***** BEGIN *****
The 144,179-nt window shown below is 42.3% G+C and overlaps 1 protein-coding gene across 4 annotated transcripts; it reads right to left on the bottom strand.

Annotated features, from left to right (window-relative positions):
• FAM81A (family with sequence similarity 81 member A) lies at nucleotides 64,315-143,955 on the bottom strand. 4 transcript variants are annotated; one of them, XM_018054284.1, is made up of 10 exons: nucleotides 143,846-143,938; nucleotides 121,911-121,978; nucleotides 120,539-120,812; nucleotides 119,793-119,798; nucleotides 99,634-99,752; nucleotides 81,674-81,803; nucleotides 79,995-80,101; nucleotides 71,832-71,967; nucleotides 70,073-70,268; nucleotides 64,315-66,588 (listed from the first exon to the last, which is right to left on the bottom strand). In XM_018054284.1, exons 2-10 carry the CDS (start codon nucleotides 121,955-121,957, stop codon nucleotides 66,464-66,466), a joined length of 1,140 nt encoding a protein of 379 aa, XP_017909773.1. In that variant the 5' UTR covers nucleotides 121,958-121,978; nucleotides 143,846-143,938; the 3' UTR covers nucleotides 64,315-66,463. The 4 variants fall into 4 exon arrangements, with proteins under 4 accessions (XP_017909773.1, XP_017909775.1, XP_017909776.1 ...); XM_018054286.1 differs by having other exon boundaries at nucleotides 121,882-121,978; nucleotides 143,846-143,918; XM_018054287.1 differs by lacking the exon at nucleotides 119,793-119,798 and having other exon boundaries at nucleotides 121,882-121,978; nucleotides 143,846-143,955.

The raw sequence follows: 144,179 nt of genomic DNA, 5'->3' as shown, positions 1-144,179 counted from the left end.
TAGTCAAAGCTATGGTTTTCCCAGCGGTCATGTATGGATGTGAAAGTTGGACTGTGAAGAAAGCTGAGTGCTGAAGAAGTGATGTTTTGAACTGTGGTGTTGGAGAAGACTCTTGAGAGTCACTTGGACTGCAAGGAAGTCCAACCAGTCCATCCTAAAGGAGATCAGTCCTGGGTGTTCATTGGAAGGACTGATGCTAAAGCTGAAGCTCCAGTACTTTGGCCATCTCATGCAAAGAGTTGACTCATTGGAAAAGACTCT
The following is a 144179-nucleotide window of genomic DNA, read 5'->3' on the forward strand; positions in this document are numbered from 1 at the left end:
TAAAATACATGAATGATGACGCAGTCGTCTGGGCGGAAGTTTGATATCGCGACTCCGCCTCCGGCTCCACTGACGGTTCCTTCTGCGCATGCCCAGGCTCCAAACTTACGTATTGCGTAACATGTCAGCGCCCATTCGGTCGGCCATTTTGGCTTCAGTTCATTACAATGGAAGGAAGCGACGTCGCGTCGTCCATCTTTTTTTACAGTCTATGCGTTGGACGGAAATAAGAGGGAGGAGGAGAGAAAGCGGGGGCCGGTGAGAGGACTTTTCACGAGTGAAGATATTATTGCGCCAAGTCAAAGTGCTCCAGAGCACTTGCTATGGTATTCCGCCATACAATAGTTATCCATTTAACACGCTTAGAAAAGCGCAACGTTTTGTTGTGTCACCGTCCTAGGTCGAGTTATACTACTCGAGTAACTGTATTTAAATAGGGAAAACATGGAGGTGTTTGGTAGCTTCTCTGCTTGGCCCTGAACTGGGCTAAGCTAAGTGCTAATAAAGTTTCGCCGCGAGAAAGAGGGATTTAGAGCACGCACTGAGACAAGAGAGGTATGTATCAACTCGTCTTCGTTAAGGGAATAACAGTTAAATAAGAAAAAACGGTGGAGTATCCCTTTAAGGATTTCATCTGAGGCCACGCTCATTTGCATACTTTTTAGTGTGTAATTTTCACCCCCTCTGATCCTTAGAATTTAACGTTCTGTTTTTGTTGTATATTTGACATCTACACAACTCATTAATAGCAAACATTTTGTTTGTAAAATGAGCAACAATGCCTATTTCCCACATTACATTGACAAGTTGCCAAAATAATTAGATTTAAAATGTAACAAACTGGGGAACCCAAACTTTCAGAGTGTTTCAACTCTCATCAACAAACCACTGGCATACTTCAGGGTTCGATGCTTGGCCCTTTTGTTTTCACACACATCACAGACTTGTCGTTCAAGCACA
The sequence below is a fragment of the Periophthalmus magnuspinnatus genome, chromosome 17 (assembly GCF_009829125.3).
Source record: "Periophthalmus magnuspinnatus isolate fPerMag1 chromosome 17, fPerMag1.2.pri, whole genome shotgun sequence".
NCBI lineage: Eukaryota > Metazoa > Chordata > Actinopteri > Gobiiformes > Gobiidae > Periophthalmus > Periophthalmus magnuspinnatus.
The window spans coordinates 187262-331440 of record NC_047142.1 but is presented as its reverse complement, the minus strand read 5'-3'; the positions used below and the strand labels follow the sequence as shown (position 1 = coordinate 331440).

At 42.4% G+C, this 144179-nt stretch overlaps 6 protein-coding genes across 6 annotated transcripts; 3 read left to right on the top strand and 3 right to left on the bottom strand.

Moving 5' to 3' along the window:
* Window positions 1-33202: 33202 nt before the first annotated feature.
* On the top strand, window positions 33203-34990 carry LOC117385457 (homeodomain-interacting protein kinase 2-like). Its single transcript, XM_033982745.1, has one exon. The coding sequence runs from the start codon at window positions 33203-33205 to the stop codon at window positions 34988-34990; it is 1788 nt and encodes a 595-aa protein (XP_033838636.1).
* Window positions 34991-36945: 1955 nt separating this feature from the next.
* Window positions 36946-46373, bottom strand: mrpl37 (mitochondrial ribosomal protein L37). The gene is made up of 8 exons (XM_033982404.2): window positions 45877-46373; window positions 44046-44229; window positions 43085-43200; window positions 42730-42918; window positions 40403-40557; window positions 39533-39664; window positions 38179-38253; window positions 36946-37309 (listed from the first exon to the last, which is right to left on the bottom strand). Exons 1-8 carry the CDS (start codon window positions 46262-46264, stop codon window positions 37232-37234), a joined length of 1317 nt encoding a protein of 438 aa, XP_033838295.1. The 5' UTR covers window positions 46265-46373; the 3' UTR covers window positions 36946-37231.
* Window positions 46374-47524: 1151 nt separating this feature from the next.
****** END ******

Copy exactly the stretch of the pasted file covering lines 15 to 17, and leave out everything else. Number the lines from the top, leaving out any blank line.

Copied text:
* On the top strand, window positions 33203-34990 carry LOC117385457 (homeodomain-interacting protein kinase 2-like). Its single transcript, XM_033982745.1, has one exon. The coding sequence runs from the start codon at window positions 33203-33205 to the stop codon at window positions 34988-34990; it is 1788 nt and encodes a 595-aa protein (XP_033838636.1).
* Window positions 34991-36945: 1955 nt separating this feature from the next.
* Window positions 36946-46373, bottom strand: mrpl37 (mitochondrial ribosomal protein L37). The gene is made up of 8 exons (XM_033982404.2): window positions 45877-46373; window positions 44046-44229; window positions 43085-43200; window positions 42730-42918; window positions 40403-40557; window positions 39533-39664; window positions 38179-38253; window positions 36946-37309 (listed from the first exon to the last, which is right to left on the bottom strand). Exons 1-8 carry the CDS (start codon window positions 46262-46264, stop codon window positions 37232-37234), a joined length of 1317 nt encoding a protein of 438 aa, XP_033838295.1. The 5' UTR covers window positions 46265-46373; the 3' UTR covers window positions 36946-37231.